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Professor Martin P Schwellnus, University of Cape Town, South Africa

Background: Non-steroidal anti-inflammatory drugs (non-selective and cyclooxygenase-2-specific) have been shown to impair bone formation, but whether they have a negative effect on tendon-to-bone healing is not known.

Research question/s: Do traditional non-selective non-steroidal anti-inflammatory drugs and cyclooxygenase-2-specific non-steroidal anti-inflammatory drugs negatively affect tendon-to-bone healing.

Methodology:Subjects:180 rats that underwent acute rotator cuff repairs.:Experimental procedure:In the 14 day post-operative period rats were randomly assigned to one of three groups: Control (CON = 60, receiving standard rat chow), Indomethacin (3 mg/kg/day, traditional non-selective anti-inflammatory drug) (IND = 60), or Celecoxib (10 mg/kg/day, cyclooxygenase-2-specific non-steroidal anti-inflammatory drug) (CEL = 60). Animals were sacrificed at 2, 4 and 8 weeks, and tissue was analysed.:Measures of outcome:Tissue analysis by gross inspection, biomechanical testing, histological analysis, collagen formation and maturation (polarised light microscopy).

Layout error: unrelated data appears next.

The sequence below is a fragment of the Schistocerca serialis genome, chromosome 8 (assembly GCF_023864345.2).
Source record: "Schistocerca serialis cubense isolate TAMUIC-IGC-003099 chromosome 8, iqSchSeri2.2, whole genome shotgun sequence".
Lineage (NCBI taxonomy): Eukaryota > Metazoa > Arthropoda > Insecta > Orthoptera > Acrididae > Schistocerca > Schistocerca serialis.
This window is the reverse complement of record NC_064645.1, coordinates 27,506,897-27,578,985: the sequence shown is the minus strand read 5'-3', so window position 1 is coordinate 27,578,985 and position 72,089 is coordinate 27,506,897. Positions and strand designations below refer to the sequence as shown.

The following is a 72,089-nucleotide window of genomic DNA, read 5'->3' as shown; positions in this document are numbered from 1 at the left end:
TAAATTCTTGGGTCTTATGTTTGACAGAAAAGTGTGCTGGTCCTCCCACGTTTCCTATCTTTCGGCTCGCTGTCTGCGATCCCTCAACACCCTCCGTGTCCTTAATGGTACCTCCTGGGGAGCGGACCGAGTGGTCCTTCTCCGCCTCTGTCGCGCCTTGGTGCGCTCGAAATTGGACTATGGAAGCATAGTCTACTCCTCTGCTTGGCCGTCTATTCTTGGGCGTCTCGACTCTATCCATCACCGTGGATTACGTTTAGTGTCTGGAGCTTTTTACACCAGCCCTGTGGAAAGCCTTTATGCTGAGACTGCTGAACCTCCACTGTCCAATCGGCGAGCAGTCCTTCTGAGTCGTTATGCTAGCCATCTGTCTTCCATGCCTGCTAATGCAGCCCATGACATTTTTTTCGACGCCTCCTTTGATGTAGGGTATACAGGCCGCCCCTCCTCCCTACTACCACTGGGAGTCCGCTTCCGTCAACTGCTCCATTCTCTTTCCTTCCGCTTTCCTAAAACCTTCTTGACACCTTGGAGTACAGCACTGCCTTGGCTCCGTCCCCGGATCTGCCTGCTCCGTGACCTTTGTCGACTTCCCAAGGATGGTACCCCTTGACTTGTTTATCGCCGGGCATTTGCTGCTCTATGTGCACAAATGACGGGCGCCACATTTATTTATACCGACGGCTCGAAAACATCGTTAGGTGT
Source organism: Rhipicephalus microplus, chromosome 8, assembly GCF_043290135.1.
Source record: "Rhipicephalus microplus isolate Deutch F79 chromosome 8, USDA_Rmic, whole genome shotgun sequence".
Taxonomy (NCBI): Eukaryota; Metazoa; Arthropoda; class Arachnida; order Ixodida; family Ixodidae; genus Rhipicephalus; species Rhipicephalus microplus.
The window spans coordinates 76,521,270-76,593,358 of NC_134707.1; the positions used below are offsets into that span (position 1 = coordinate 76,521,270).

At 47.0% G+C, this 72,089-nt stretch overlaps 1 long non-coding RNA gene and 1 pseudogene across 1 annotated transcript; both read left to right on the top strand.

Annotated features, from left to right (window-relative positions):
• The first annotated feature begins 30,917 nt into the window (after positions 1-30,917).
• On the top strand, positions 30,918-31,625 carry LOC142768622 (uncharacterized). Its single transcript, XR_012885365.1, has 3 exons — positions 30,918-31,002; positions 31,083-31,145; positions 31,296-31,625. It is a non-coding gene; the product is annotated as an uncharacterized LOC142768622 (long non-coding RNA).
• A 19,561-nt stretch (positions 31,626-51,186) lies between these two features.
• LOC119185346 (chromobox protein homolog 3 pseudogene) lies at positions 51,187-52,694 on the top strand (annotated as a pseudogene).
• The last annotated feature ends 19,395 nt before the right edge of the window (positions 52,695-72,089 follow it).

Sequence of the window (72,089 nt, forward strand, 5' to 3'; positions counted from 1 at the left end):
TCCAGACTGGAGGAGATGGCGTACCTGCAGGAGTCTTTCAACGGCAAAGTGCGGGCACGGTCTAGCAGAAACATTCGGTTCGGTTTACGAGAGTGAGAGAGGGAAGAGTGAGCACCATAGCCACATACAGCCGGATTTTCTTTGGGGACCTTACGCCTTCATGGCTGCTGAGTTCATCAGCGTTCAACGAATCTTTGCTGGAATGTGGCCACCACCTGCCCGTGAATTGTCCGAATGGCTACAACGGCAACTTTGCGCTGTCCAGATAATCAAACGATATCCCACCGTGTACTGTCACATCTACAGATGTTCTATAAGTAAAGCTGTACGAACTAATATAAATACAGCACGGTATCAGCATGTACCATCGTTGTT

Main finding/s:

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  • Failure to heal: failure to heal was evident in four tendons in the CEL and one tendon in the IND group.

  • Collagen organisation and maturation: there was significantly less collagen organisation and maturation in the IND and CEL groups compared with CON at 4 and 8 weeks (p<0.001).


  • In an animal study of tendon-bone healing following rotator cuff repair, both a traditional non-selective as well as a cyclooxygenase-2-specific non-steroidal anti-inflammatory drugs inhibited tendon-to-bone healing.

  • The common practice of administering non-steroidal anti-inflammatory drugs following …

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